You may think you know English, but do you know British English? English in the United Kingdom can sound like a completely different language from the English spoken in the United States. Accent aside, the colorful idioms and unique slang can be hard to decipher at first. But, once you do, you’ll be absolutely charmed and ready to give it a go yourself.
Scroll through these 10 slang terms that will have you sounding like a Brit the next time you travel across the pond.
Public transportation is a big deal in the U.K., especially in the cities. From The Tube to double-decker buses, black cabs to Ubers, you can find a ride anywhere you need to go. But it can also get a bit crowded at peak times. Don’t take up more space than you need. Otherwise a fellow passenger may growl at you to budge up.
If a friend picks you up and you want the front seat, call bagsy. It’s the British equivalent for dibs. Also excellent to use when you want the last crumpet with jam. Calling bagsy on something is taken seriously — use it with total confidence.
A quaint, little word to accurately describe something quaint and little. In the U.K., you’re likely to see many things that are twee. Houses, shops, lanes, cakes — all so twee. Even the word twee is, well, twee.
The first time you hear someone is chuffed you may need some context to determine if this is a good thing or bad. Chuffed is actually slang for pleased. As in, “She was chuffed to see a choice between strawberry or blackberry jam.” In other words, that person is actually quite pleased to see you.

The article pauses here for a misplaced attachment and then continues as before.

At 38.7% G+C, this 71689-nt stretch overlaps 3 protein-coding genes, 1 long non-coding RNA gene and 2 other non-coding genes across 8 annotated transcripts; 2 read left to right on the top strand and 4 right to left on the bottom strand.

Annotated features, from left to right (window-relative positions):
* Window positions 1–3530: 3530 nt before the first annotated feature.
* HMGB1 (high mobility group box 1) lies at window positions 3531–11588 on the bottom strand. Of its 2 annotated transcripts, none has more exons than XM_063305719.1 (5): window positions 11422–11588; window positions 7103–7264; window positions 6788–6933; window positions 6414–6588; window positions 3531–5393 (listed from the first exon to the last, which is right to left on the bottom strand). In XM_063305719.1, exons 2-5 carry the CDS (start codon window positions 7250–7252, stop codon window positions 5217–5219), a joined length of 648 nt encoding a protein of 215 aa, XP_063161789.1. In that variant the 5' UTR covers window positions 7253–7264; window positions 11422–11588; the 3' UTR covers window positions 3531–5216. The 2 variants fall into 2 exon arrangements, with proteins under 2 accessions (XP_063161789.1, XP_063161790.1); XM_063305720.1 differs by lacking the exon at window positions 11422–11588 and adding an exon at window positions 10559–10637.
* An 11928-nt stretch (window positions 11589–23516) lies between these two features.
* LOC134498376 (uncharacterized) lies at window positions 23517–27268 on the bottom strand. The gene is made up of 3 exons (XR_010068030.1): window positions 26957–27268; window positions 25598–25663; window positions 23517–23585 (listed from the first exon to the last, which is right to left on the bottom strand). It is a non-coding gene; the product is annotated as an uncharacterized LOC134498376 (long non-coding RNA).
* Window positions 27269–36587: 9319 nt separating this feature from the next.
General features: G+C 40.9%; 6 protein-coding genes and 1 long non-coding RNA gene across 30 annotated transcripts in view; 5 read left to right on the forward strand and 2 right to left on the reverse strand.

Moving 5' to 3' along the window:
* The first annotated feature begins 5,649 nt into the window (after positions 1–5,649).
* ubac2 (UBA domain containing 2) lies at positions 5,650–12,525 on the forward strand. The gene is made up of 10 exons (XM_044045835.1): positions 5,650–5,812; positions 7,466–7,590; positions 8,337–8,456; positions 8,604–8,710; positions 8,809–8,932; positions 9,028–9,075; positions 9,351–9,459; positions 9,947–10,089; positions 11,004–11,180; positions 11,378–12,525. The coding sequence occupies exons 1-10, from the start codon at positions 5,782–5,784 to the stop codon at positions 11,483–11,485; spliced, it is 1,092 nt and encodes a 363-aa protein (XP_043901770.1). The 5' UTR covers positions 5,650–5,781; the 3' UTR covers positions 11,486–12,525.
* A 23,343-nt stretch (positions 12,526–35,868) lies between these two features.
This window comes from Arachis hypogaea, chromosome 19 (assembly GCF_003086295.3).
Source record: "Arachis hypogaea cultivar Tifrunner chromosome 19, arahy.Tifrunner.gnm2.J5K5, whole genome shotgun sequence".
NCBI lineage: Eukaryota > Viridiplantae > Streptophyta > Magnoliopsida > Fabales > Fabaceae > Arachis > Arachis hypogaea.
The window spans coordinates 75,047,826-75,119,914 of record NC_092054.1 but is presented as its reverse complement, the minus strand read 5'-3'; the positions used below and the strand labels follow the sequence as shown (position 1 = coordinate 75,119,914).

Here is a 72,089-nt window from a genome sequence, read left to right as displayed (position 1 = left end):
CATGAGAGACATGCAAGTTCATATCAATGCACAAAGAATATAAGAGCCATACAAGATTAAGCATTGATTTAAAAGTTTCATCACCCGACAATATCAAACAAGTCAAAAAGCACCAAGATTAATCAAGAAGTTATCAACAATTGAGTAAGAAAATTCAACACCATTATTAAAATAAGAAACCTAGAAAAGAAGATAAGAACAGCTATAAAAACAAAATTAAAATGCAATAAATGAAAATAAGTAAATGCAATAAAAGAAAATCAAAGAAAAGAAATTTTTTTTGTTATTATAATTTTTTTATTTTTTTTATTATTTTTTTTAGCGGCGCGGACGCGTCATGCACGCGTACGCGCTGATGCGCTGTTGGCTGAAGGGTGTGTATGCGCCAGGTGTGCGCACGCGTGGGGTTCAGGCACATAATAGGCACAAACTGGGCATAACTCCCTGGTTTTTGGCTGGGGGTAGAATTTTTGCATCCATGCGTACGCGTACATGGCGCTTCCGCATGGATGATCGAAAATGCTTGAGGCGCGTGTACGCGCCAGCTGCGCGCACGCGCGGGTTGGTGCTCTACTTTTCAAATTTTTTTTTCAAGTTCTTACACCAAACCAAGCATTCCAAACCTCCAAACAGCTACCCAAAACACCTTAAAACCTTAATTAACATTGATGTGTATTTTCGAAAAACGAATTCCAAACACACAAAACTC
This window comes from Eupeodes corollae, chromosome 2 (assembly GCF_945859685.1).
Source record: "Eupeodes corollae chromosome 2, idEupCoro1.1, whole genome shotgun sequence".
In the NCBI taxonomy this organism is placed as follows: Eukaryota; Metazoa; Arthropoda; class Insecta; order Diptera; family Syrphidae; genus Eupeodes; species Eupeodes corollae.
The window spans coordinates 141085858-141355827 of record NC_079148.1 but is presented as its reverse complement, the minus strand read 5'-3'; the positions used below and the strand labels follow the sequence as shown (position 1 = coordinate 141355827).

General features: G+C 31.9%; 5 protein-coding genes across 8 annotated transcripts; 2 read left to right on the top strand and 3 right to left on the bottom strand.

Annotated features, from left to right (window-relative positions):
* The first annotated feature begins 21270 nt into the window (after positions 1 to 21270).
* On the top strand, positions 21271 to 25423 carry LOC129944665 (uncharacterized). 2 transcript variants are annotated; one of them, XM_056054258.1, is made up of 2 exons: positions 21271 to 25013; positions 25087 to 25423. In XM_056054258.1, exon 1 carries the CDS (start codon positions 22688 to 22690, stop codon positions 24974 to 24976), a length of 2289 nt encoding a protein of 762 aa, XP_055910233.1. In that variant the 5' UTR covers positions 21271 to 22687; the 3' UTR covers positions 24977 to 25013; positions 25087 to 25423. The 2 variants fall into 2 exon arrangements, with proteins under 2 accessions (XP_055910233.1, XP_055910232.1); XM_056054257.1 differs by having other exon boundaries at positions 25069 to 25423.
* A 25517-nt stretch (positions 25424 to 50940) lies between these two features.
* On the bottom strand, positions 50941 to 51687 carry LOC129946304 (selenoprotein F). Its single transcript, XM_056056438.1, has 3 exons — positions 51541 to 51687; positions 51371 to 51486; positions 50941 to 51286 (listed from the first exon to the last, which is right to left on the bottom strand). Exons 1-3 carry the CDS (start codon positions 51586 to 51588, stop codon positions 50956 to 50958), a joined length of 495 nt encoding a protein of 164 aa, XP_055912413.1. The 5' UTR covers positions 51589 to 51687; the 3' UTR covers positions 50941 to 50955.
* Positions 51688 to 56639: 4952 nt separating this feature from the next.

A Tory is a member of the conservative political party. If you’re discussing English politics or Brexit with young, liberal people, they may roll their eyes as they describe someone, typically posh, as a Tory.
The opposite of chuffed, gutted means feeling quite upset. Brits could be gutted over their favorite football team losing, or someone calling bagsy on the last delicious crumpet. Or Brexit. Or someone not budging up on the bus. Whatever it is, it’s devastating.
After all your touring, you’ll likely to feel exhausted. When you have to turn down a night at the pub with your new British friends, tell them you’re too knackered from exploring. That will fully explain how tired you really are.
A stronger emotion than gutted, cheesed off means red-hot anger. Hopefully when you’re on vacation in Britain there will be little to be cheesed off about. Even if the weather is not cooperating with your tour plans, embrace it. The British do.
Still knackered from visiting Stonehenge in the rain? You’ll want to get some sleep, or kip, so you can hit Buckingham Palace and the British Museum tomorrow. Kip is also a verb, as in, “Don’t bother Bert while he’s kipping.”
The British have many, many words for getting drunk, and legless is one. The term refers to the feeling of walking home after having a few too many pints. Those legs just don’t work as well when you’ve been having a good time getting overserved.